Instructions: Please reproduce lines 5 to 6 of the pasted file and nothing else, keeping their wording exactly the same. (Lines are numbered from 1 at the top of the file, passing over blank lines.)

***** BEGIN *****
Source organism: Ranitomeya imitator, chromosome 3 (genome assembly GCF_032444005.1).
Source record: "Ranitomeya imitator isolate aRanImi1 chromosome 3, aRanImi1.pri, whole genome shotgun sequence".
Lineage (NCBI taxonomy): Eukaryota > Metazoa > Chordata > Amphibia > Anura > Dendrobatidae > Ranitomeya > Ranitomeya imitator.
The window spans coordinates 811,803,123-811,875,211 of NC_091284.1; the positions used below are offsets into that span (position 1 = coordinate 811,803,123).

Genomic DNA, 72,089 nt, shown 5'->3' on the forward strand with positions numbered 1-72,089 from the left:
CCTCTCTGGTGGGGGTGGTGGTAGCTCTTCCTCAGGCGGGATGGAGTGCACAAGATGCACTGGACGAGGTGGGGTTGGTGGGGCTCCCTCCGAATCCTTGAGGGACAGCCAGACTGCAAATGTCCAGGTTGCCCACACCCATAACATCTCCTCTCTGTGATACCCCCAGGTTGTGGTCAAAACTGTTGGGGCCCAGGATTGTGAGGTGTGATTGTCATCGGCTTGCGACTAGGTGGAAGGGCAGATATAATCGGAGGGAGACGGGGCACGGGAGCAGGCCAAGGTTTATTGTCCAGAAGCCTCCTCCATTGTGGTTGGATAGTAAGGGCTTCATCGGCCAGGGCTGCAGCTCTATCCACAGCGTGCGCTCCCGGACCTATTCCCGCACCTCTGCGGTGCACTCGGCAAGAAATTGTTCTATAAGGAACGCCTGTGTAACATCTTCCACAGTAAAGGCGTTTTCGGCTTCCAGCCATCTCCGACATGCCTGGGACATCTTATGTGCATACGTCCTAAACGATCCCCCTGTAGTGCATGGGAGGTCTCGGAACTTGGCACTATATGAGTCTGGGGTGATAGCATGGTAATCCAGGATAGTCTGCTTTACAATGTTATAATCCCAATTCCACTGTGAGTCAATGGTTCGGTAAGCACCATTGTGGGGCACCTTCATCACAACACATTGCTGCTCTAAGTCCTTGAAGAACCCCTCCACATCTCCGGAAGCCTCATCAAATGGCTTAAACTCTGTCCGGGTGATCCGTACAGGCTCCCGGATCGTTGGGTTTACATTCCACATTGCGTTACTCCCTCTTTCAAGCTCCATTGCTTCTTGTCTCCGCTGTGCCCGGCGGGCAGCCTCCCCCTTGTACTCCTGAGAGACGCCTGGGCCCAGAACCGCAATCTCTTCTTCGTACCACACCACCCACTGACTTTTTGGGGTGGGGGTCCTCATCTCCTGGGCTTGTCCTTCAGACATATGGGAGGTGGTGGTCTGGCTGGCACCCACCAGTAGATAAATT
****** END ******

Genomic DNA, 72,089 nt, shown 5'->3' on the forward strand with positions numbered 1-72,089 from the left:
CCTCTCTGGTGGGGGTGGTGGTAGCTCTTCCTCAGGCGGGATGGAGTGCACAAGATGCACTGGACGAGGTGGGGTTGGTGGGGCTCCCTCCGAATCCTTGAGGGACAGCCAGACTGCAAATGTCCAGGTTGCCCACACCCATAACATCTCCTCTCTGTGATACCCCCAGGTTGTGGTCAAAACTGTTGGGGCCCAGGATTGTGAGGTGTGATTGTCATCGGCTTGCGACTAGGTGGAAGGGCAGATATAATCGGAGGGAGACGGGGCACGGGAGCAGGCCAAGGTTTATTGTCCAGAAGCCTCCTCCATTGTGGTTGGATAGTAAGGGCTTCATCGGCCAGGGCTGCAGCTCTATCCACAGCGTGCGCTCCCGGACCTATTCCCGCACCTCTGCGGTGCACTCGGCAAGAAATTGTTCTATAAGGAACGCCTGTGTAACATCTTCCACAGTAAAGGCGTTTTCGGCTTCCAGCCATCTCCGACATGCCTGGGACATCTTATGTGCATACGTCCTAAACGATCCCCCTGTAGTGCATGGGAGGTCTCGGAACTTGGCACTATATGAGTCTGGGGTGATAGCATGGTAATCCAGGATAGTCTGCTTTACAATGTTATAATCCCAATTCCACTGTGAGTCAATGGTTCGGTAAGCACCATTGTGGGGCACCTTCATCACAACACATTGCTGCTCTAAGTCCTTGAAGAACCCCTCCACATCTCCGGAAGCCTCATCAAATGGCTTAAACTCTGTCCGGGTGATCCGTACAGGCTCCCGGATCGTTGGGTTTACATTCCACATTGCGTTACTCCCTCTTTCAAGCTCCATTGCTTCTTGTCTCCGCTGTGCCCGGCGGGCAGCCTCCCCCTTGTACTCCTGAGAGACGCCTGGGCCCAGAACCGCAATCTCTTCTTCGTACCACACCACCCACTGACTTTTTGGGGTGGGGGTCCTCATCTCCTGGGCTTGTCCTTCAGACATATGGGAGGTGGTGGTCTGGCTGGCACCCACCAGTAGATAAATT